Casper Mayor Kenyne Humphrey is trying to clear up questions about her decision to make public the results of a scathing police survey after nearly two weeks which saw the resignation of a city council member, the announcement of City Manager V.H. McDonald's retirement and a "divided" department according to Chief of Police Jim Wetzel.

Councilman Shawn Johnson on Wednesday released an email to select members of the news media in which he sharply criticized Humphrey's handling of the survey results and disputed Wetzel's previous claim that he was never given a copy of the survey.

"All members of Council were made aware of the survey and received a copy of the results before the beginning of the meeting last Tuesday," the release reads. "City Manager McDonald and Chief Wetzel were unavailable at City Hall to receive their copies."

Tanya Johnson, the public information officer listed as the contact regarding the press release, clarified over the phone Friday that some members of Casper City Council were given results of the survey before pre-session, which preceded last Tuesday's council meeting.

Other council members, who could not be reached or were otherwise unavailable before pre-session, only saw the survey results in pre-session, immediately before the meeting.

"Some of the council members I was able to reach to get them to pick theirs up early," Humphrey said Friday on the K2 Radio Morning Show. "The one for the city manager and the chief, I took over to City Hall, but unfortunately those gentlemen weren't at the meeting when we distributed those."

McDonald was not at the meeting. Liz Becher, who was named interim city manager after McDonald unceremoniously announced his resignation in a meeting last week, sat in for him at Tuesday's council meeting.

Wetzel did attend, but Humphrey said he showed up at about 6:30 p.m. -- half an hour after the meeting started, and an hour after the beginning of pre-session.

Wetzel previously said he was not provided a copy prior to the meeting and only found out about it a few minutes before Tuesday's meeting began.

"There were two of us distributing the surveys we received pretty late the night before," Humphrey said on Friday's show. "I contacted people to try to come get theirs, but we all have full-time jobs and not everybody can pick them up or drop what they're doing to get them."

"So, unfortunately, they got their survey as soon as we got to the meeting," Humphrey said.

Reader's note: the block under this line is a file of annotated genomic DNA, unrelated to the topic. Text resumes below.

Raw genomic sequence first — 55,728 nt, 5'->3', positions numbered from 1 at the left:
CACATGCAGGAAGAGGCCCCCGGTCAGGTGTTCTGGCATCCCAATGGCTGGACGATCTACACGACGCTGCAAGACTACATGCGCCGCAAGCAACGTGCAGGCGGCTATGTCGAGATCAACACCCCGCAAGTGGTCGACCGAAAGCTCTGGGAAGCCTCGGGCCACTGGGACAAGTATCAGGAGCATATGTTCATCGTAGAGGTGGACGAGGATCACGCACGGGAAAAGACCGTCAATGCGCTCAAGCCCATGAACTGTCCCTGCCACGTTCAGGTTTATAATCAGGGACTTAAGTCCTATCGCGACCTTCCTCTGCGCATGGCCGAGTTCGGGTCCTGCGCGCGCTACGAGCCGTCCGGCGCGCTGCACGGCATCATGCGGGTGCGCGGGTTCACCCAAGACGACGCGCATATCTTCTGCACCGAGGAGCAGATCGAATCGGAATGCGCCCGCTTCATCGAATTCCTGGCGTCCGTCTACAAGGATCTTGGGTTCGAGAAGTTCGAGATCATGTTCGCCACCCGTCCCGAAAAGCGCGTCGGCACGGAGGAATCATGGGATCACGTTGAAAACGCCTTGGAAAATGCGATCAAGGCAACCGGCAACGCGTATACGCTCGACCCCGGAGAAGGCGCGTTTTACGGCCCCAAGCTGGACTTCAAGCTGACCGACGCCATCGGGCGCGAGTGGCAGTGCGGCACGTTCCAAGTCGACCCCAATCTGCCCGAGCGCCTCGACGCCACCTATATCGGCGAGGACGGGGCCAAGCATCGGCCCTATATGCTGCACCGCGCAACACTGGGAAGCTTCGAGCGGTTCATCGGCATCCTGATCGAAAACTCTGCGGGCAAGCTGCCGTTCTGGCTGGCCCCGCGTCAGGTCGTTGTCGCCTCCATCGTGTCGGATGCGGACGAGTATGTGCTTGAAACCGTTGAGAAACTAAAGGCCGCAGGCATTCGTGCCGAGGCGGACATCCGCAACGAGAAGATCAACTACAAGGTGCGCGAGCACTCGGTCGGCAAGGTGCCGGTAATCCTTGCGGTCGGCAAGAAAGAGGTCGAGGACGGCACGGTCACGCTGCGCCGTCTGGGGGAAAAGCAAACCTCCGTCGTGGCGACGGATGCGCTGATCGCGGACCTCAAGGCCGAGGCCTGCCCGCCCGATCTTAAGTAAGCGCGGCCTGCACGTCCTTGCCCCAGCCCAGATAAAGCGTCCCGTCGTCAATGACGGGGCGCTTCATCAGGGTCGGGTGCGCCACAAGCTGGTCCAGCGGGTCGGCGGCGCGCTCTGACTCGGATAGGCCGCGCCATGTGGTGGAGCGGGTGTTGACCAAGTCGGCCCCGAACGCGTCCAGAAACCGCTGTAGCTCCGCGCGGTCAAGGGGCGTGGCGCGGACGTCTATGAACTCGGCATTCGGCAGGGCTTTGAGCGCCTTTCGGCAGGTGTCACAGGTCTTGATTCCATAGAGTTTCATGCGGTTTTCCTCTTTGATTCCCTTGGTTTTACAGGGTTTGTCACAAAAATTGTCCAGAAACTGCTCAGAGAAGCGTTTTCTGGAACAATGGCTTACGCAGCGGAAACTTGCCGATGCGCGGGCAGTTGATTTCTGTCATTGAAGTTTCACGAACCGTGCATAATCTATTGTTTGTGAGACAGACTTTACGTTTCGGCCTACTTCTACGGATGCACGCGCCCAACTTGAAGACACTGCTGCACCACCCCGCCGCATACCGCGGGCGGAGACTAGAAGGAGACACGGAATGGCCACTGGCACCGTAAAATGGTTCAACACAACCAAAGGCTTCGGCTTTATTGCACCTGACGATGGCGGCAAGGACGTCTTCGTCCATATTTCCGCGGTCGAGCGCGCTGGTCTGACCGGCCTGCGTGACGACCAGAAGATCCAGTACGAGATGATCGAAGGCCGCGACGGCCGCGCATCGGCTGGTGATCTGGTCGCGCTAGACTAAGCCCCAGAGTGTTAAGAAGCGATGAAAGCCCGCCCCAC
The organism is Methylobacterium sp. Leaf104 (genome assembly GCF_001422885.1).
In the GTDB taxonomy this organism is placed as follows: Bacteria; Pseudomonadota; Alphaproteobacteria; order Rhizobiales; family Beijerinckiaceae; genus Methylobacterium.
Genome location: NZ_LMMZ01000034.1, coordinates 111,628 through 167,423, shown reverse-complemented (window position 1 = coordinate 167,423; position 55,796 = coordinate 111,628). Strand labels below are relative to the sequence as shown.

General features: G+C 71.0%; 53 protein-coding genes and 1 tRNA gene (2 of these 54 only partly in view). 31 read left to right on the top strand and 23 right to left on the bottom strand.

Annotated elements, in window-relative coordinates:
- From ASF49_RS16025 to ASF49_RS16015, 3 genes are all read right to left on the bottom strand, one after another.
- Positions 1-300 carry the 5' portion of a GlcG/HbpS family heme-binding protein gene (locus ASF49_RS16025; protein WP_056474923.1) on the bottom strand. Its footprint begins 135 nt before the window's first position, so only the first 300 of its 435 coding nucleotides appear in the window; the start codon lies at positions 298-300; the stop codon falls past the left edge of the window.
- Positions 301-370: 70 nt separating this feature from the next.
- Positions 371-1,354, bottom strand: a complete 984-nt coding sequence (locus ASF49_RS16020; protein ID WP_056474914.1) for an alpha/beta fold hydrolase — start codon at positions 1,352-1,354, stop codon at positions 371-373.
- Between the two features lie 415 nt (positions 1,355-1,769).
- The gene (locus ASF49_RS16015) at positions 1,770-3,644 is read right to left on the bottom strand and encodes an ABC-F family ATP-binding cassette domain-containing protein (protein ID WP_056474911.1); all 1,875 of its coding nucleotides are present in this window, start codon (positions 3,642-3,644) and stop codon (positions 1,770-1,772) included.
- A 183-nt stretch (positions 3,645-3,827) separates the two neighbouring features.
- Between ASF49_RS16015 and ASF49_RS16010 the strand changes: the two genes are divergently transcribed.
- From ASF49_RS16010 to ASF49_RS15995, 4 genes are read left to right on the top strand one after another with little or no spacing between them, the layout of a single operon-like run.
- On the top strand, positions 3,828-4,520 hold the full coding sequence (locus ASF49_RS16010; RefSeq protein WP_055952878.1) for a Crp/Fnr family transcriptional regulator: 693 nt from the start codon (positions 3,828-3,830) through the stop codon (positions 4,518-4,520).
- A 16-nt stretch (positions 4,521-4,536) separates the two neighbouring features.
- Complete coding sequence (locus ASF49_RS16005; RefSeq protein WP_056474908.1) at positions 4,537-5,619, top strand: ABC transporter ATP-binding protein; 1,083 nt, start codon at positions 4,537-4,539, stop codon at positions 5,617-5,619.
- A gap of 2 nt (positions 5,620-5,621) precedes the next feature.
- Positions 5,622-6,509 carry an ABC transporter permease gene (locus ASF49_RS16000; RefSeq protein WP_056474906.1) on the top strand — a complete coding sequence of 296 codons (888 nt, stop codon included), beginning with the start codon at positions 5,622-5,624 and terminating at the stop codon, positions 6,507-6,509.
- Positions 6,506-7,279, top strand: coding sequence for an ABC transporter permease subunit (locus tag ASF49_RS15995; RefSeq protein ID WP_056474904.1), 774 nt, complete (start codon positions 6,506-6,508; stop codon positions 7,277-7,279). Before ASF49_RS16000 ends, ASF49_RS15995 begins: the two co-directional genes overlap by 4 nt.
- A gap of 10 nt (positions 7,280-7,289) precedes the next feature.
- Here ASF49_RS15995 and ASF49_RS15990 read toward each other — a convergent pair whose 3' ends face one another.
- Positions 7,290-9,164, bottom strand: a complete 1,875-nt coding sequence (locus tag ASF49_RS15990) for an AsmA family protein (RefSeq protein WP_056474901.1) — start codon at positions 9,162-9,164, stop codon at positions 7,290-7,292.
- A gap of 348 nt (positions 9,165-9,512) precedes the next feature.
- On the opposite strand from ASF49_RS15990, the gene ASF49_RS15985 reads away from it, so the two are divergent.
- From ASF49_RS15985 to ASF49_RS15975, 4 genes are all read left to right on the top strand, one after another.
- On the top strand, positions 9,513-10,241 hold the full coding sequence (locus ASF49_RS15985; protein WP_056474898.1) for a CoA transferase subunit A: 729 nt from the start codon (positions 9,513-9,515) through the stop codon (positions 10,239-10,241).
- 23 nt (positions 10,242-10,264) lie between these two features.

The Fraternal Order of Police did not want the survey to be made public before all council members had a chance to review it, according to Johnson's email.

"The reason I chose to release it was because the reporter working on it had enough information that having or not having the survey... she had a great story, and she might as well have had all the information to do the great story and just get it done so the community doesn't have to hear this over and over," Humphrey told K2 Radio.

When asked why the matter was made public rather than being handled in executive session, Humphrey said police officers had already taken their concerns about the department -- specifically, Wetzel's leadership -- to each level of the chain of command without resolution.

"I think that affords them the opportunity to then come to council," Humphrey said. "I attempted to do an executive session, but it didn't qualify for those purposes."

"That leads me to the statement that sometimes I worry that our form of government doesn't work," Humphrey continued. "Because how do you have an unhappy department with a pretty significant number of people speaking out with concerns, and not be able to really help them?"

"It's a tough situation to be in," Humphrey emphasized.

The survey's cover letter says officers went to the city human resources department before police command staff met with McDonald over a year ago to voice their concerns.

Since then, the FOP says, there has been no effort made to address the officers' concerns, much less any resolution.

When asked on Friday's morning show whether McDonald brought those concerns to council, Humphrey said she thought McDonald tried to manage the situation himself.

"With it being personnel, I think V.H. tried to do a really good job of managing it himself, but unfortunately with this group it didn't work," Humphrey said.

"Everybody has a different management style. V.H. is kind of a quiet, reserved person, and he expects people to be able to really work through problems maybe a little bit more in an independent fashion," Humphrey continued. "I think that strategy, which is a fine strategy, maybe just didn't work for this group."

Humphrey also said the issue to be made public so it could be addressed head-on.

"It's funny, because everybody wants transparency from their government. And so, when you give them transparency, it may not be exactly what they were hoping for," Humphrey said. "In this situation, I think that it's been percolating for quite a long time."

"I'm not the kind of person that wants to just bury my head in the sand when there's an issue. I think everything's out on the table now, and it's time to start working through it," Humphrey said.

"So now, as a team -- as a city management team, as a police team -- now we can address these things and move forward," Humphrey added. "And I think everyone will be stronger for it in the end."

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